Daily Proverbial, from Ruth, 5 February 2014

 Now Elimelek, Naomi’s husband, died, and she was left with her two sons. They married Moabite women, one named Orpah and the other Ruth. After they had lived there about ten years, both Mahlon and Kilion also died, and Naomi was left without her two sons and her husband.  Ruth 1, verses 3 through 5.

The Lord’s ancestors moved to a new land where the inhabitants didn’t love them, and then several of them died.  What kind of cruel god allows that to happen?   Answer:  our God.   He tolerates terrible things to occur in our lives that we might draw closer to Him, lean on Him, love Him, and grow in Him.  Does not this same tragedy play itself out in our lives as well?  Good people die every day and our media fawns, instead, about twerking celebrities, the latest political scandal, and how badly global warming isn’t happening.   Don’t you think that, if there were mass media in Ruth’s time, the same thing would have happened?  I do.

I know a young man, not even forty, who is suffering from Alzheimer’s Disease:  a death sentence.  I’m sure you’ve heard about young mothers whose husbands never came home from war; you may even know someone.  In Africa, today, thousands of young men will die of disease, starvation, and war, leaving behind young widows.  In all of this, God stands by, watching it happen, yet providing comfort to us in the face of a world of murderous sin.  We don’t have to put up with sin, but we do.   We allow it.   Through it, we can grow in God.

So it was with Naomi as well.   Through no fault of her own, her husband died.   We don’t know how old she was when this happened, simply that she was a mother.   At some later time, her sons grew up and married foreigners.   Perhaps this caused grief for Naomi; perhaps it would for you or I because it means a difference in cultures.   Perhaps it didn’t; it’s another thing we don’t know.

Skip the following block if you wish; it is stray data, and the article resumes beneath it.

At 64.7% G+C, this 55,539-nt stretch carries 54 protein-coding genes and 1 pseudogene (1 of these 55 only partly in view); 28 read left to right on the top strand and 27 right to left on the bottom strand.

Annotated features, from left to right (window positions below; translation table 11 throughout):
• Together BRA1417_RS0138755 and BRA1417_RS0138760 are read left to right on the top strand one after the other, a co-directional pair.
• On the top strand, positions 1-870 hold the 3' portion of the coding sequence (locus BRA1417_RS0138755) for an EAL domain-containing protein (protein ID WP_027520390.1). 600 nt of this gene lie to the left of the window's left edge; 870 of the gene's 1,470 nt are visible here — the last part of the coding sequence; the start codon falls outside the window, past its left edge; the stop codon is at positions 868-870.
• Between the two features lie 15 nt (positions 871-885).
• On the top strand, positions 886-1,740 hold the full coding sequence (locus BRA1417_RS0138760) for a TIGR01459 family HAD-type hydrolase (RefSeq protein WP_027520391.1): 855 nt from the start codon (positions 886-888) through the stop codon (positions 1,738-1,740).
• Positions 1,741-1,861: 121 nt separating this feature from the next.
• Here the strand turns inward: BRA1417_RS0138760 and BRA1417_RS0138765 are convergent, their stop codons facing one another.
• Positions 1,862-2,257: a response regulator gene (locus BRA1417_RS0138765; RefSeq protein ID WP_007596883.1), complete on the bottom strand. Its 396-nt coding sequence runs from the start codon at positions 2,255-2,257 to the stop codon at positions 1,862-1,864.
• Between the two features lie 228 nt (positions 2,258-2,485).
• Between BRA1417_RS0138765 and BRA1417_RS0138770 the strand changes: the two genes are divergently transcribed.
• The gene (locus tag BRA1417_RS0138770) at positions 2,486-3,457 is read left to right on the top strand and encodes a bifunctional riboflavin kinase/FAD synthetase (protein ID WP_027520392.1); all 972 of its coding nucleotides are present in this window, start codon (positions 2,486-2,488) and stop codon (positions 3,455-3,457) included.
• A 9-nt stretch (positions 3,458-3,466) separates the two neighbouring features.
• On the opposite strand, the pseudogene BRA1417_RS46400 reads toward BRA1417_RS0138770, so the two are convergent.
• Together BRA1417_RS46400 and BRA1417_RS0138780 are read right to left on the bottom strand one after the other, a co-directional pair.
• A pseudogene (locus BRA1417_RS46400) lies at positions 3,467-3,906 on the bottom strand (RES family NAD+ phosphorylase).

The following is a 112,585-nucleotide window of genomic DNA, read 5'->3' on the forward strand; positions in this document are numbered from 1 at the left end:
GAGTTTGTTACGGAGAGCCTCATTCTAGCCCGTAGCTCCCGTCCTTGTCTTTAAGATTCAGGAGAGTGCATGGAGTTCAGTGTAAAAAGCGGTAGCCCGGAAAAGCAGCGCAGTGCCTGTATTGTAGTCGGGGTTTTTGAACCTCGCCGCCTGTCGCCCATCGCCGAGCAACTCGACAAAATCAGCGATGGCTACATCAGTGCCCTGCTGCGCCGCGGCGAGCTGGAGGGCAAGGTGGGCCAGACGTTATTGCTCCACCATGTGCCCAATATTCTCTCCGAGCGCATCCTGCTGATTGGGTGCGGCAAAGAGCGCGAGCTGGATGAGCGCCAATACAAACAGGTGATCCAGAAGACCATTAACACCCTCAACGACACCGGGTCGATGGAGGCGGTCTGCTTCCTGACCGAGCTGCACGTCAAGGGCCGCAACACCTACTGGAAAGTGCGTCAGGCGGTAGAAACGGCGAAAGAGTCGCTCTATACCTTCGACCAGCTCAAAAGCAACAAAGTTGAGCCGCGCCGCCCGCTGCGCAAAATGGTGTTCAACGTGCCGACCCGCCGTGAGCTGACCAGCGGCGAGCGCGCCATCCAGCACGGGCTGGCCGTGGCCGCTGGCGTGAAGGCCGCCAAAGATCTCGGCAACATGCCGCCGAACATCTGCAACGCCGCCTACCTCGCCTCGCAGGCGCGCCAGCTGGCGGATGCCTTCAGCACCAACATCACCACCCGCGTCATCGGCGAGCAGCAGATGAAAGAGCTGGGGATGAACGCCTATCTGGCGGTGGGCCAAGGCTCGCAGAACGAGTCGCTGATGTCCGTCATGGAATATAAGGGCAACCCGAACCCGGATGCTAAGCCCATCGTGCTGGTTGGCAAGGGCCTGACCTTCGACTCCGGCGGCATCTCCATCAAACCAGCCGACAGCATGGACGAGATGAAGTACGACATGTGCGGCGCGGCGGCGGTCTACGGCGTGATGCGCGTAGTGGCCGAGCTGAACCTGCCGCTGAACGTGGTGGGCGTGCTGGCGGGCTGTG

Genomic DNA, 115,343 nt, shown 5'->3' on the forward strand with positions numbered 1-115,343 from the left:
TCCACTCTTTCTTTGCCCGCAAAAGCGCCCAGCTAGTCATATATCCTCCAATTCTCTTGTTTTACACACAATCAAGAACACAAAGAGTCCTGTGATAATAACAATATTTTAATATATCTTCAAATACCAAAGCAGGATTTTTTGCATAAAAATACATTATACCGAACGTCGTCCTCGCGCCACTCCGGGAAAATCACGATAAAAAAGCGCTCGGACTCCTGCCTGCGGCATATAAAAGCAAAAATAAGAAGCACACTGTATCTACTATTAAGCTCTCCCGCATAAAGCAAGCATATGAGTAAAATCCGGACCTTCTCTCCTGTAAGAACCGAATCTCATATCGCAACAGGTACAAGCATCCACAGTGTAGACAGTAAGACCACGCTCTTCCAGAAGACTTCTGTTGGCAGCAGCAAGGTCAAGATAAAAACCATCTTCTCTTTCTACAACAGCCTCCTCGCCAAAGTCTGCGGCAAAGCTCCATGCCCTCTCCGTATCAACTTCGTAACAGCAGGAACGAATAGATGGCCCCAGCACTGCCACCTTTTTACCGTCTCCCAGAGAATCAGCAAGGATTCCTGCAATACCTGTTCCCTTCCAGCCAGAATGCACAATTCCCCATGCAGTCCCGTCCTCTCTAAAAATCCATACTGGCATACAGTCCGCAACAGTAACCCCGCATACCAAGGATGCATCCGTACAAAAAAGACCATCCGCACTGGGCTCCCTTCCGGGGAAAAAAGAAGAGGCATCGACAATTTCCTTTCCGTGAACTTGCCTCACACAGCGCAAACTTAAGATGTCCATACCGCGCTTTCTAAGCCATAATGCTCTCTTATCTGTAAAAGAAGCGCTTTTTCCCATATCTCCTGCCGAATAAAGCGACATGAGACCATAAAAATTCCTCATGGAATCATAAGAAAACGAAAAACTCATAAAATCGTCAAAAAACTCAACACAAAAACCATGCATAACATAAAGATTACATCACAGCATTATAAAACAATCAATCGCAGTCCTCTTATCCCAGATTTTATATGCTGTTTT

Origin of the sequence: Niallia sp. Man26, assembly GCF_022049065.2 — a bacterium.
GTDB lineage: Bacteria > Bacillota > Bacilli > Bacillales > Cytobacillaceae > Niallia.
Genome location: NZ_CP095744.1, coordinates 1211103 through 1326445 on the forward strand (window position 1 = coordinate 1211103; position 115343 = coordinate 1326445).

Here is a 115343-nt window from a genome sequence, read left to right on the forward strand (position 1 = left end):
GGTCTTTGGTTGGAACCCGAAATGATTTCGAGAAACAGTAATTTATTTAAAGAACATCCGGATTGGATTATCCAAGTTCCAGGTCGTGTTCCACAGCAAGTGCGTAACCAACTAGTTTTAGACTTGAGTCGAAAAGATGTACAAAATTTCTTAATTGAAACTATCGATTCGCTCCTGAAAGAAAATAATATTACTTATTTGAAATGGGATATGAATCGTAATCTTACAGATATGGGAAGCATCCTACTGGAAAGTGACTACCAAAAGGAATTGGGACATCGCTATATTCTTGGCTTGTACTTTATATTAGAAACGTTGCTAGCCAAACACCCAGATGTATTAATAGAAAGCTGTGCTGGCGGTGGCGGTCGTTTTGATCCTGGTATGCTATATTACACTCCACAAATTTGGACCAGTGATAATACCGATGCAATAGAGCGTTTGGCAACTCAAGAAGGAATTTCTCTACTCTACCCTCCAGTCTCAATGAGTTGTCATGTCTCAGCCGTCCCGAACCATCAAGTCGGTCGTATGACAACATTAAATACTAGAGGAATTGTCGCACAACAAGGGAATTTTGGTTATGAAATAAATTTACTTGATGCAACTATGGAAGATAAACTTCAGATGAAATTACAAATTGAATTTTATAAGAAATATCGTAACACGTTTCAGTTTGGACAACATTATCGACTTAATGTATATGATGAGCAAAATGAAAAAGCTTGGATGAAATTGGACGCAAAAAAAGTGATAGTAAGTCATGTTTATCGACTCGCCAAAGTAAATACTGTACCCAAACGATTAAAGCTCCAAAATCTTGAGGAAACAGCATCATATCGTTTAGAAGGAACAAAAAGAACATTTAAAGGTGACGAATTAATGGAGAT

What we do know is that, in days of old, sons provided for their widowed mothers.   There was no Social Security survivor benefit, no Salvation Army.  Naomi couldn’t rely on extended family, or the members of her congregation, or even on an Israelite patriarch.  All she had were her sons, who started families of their own, and this must have been a feeling of security for Naomi…until, that is, her sons both died.   Now, without means of support and with new widows of her own, Naomi was left with few good choices on her hands.   The men who would provide for her were dead and gone, and Naomi found herself, even more, as a stranger in a strange and unfriendly land.

She had no idea she was never alone, that the Lord would soon provide for her, starting in the most unlikely person.

Jesus, thank You for my family.   Thank You for providing people to love me.

Once again, read Ruth 1, verses 1 through 5.

 

Who provides for you?

Who do you provide for?

Have you ever lost a spouse or a child?

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